President Barack Obama’s health care plans might be the biggest thing he hopes to accomplish in his eight years in office, but they might also be what condemn him in the history books as a bad or faulty president.
Like most previous commanders in chief, Obama will be remembered not by the overall impact of his time spent in the oval office but by the one or two occurrences which made the biggest splash. Except for those dedicated to specific individuals or time periods, historical accounts don’t have the time or space to go over each and every president’s victories and errors.
In Obama’s case, the hectic rollout of the Affordable Care Act has definitely caused the biggest splash. Though certain bumps in the road — such as the temporary government shutdown — cannot be attributed solely to the Democratic Party or the Obama administration, enough errors have compiled to make the whole health care law look like a series of mishaps.
Most are by now aware of the faulty Affordable Care Act website which has disallowed thousands of Americans to receive or sign up for the health care they were promised leading up to the act’s establishment. The Obama administration recently released that only 26,794 people have been able to enroll in the act via the website as a result of its clunky, poor setup. When you consider the grand promises made by the Obama administration, 26,000 is really quite pathetic.
Additionally, many people have felt betrayed by what they feel have been blatant lies from Obama and his administration. Obama’s vehement promises that Americans will be allowed to keep their doctors or keep their health care plans if they so desire have proven to be false. Since the implementation of the act, thousands of American citizens have received notification of cancellation of their current plans, which goes directly against what our president previously assured us. As what might seem like outright betrayal or dishonesty, this revelation has set the president back quite a bit in terms of public approval. A Quinnipiac poll, taken earlier this week, revealed that 52 percent of Americans find Obama “not honest and trustworthy.”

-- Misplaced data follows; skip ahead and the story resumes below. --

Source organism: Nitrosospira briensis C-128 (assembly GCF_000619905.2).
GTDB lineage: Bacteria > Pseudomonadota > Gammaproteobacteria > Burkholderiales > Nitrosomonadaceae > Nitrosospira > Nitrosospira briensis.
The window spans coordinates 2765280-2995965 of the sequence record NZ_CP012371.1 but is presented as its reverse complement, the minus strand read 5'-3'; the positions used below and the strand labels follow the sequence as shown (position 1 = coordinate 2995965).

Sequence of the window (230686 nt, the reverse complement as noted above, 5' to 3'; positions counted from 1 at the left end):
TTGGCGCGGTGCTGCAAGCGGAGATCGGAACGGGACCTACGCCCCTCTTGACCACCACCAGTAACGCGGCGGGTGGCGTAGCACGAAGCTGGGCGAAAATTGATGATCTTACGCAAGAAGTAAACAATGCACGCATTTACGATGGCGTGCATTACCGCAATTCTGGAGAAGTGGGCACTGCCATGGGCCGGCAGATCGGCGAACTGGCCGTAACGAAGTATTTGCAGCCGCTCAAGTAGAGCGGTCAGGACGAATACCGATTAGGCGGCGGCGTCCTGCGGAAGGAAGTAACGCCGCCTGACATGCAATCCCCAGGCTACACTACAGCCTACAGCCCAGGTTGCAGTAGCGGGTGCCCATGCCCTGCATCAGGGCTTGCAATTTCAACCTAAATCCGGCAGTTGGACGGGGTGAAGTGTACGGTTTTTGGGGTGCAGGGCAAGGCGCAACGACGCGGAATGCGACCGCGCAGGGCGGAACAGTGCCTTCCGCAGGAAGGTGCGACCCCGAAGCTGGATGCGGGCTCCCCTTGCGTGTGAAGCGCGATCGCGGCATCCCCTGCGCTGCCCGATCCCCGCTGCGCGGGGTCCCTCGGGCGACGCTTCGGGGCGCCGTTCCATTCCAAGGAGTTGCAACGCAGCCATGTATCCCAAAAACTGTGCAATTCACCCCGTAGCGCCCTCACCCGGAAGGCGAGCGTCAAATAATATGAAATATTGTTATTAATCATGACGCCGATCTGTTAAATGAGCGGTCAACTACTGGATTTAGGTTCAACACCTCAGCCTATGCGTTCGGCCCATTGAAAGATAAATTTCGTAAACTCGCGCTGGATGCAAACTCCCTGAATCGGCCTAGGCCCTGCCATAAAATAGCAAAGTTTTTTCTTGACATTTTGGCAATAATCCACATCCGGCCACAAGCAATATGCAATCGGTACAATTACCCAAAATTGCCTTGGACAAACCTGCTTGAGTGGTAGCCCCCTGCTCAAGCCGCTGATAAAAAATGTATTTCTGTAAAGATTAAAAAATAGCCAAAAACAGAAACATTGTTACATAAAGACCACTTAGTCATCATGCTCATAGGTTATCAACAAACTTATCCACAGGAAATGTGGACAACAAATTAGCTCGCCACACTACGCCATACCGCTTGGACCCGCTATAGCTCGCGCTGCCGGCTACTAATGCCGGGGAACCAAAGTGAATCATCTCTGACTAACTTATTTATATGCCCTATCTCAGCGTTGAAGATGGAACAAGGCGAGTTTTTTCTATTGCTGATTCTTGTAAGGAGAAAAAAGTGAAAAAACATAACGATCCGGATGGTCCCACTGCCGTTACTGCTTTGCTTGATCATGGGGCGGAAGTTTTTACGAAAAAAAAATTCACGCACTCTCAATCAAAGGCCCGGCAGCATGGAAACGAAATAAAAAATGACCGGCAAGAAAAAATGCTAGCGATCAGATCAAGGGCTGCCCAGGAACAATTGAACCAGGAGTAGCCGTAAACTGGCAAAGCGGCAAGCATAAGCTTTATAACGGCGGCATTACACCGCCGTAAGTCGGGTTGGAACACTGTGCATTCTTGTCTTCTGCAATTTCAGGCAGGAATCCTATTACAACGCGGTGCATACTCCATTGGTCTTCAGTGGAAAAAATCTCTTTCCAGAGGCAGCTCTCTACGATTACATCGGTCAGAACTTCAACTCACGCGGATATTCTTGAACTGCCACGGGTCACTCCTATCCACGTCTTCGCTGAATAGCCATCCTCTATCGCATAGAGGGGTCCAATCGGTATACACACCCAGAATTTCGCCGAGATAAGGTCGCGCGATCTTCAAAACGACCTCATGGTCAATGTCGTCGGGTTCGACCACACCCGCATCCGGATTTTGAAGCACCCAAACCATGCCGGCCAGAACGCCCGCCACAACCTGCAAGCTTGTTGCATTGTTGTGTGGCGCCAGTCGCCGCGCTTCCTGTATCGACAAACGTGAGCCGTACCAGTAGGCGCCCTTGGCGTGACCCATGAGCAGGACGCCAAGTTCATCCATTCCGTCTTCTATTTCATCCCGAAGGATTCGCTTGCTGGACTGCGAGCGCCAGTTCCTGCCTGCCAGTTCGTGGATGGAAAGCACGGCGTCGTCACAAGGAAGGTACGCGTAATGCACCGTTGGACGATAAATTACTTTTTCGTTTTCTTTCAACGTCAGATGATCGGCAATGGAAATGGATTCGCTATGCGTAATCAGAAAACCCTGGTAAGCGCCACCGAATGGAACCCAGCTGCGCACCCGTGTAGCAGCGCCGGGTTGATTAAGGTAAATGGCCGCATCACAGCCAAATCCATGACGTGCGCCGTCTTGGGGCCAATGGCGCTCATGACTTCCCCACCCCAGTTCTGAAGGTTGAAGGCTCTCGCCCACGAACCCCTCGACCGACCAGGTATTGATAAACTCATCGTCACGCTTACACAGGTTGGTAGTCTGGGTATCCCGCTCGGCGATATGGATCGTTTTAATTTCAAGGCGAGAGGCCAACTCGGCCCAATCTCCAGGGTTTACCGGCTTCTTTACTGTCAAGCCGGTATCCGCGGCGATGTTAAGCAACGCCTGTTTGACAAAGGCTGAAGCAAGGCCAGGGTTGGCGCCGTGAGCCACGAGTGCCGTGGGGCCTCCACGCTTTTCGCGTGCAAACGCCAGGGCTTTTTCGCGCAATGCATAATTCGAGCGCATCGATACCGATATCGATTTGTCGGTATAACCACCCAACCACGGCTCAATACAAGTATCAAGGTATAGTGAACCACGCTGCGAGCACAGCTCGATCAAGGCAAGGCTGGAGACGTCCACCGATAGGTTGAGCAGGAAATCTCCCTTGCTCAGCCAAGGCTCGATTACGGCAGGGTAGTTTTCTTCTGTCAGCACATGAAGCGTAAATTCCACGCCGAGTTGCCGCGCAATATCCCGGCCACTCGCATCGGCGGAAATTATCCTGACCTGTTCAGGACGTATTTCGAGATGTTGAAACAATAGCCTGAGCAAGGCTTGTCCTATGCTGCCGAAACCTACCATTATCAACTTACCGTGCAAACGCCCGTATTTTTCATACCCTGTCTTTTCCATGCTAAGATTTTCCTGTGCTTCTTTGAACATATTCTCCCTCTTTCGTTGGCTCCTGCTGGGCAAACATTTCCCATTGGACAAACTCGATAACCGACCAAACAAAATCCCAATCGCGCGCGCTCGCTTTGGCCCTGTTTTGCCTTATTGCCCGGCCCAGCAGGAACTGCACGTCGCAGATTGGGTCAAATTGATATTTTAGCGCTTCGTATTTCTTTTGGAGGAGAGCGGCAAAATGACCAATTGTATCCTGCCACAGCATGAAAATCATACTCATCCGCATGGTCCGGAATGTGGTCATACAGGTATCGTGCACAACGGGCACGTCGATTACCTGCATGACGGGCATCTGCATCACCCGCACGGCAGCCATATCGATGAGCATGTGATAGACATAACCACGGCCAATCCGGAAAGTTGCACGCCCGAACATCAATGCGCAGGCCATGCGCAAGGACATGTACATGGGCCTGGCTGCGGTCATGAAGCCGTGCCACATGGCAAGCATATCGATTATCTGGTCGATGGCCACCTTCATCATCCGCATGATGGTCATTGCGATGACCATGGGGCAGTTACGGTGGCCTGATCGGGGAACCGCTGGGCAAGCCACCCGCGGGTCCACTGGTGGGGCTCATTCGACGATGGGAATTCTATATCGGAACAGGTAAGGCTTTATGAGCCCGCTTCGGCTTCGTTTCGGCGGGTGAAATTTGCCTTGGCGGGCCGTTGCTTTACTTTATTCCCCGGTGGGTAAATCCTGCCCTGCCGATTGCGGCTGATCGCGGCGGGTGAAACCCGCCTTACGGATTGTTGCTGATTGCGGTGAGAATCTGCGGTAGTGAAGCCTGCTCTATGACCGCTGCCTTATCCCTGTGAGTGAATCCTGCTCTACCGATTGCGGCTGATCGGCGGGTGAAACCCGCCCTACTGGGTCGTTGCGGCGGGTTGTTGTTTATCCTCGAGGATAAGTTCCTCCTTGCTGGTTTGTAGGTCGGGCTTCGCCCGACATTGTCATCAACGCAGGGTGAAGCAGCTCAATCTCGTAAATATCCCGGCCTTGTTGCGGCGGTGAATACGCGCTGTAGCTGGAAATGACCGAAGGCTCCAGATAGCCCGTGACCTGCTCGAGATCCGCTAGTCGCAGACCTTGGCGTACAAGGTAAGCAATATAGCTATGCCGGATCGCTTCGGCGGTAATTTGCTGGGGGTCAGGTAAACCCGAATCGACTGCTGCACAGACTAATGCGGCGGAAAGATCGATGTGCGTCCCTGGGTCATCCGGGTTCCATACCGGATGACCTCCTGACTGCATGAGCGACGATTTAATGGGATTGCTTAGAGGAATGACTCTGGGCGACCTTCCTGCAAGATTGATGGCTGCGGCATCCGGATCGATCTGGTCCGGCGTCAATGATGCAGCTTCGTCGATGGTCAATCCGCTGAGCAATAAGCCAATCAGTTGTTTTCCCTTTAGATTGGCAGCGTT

Compared to the approval rating of nearly 70 percent Obama had in early 2009, this is certainly a turn for the worse. In general, Obama’s approval rating — according to Gallup polls — has been falling steadily from that point to today. However, there is a difference between “approving” of a president and finding him to be “honest.”
In an effort to recover from these setbacks, Obama introduced a new law on Thursday, Nov. 14, allowing all Americans can keep aforementioned cancelled health care plans for one year until both the public and companies can adjust to the changes.
This move will most likely do a lot to improve people’s feelings toward Obama, as those who found themselves without a health care plan and unable to sign up for one are now once again furbished with their old plan. A USA Today article reports the president as having said: “I think it’s fair to say that the rollout has been rough so far.”
Despite the obvious understatement of this sentence, it is good that Obama is recognizing that some things that were messed up, untrue or didn’t happen need to be accounted for. Add to this the apology he already issued about the broken promises of being able to keep plans, and you’ve got quite a bit of apology. As he demonstrated with the new law implemented Thursday, apologies are not enough. By giving people a year to adjust to the new system and to look for a good replacement plan for health care, Obama has found a compromise under which he can save a little bit of face, and the public can ease their transition into "Obamacare" America.
Is this recent development enough to save Obama from ever-lowering public opinion polls? Probably not. But it shows that he is willing to do more than just say, “I’m sorry,” in an effort to alleviate the errors he and his administration have made.
It is still relatively early in his second term; Obama has two full years to make up for the series of slip-ups that defined 2012 and 2013. However, he might find it is much harder to recover the love and respect of the American people than it was to lose them.
Say what you will about the Obama administration or the Democratic and Republican parties, but we can only hope that this development marks a new era of progress.
What most can agree upon is that it is going to take a lot of work, progress and reconciliation in order for Obama to achieve a positive status in the American history books. Whether as a victory or a failure, Obama’s health care plans will be the defining factor of his two-term seat as U.S. commander in chief.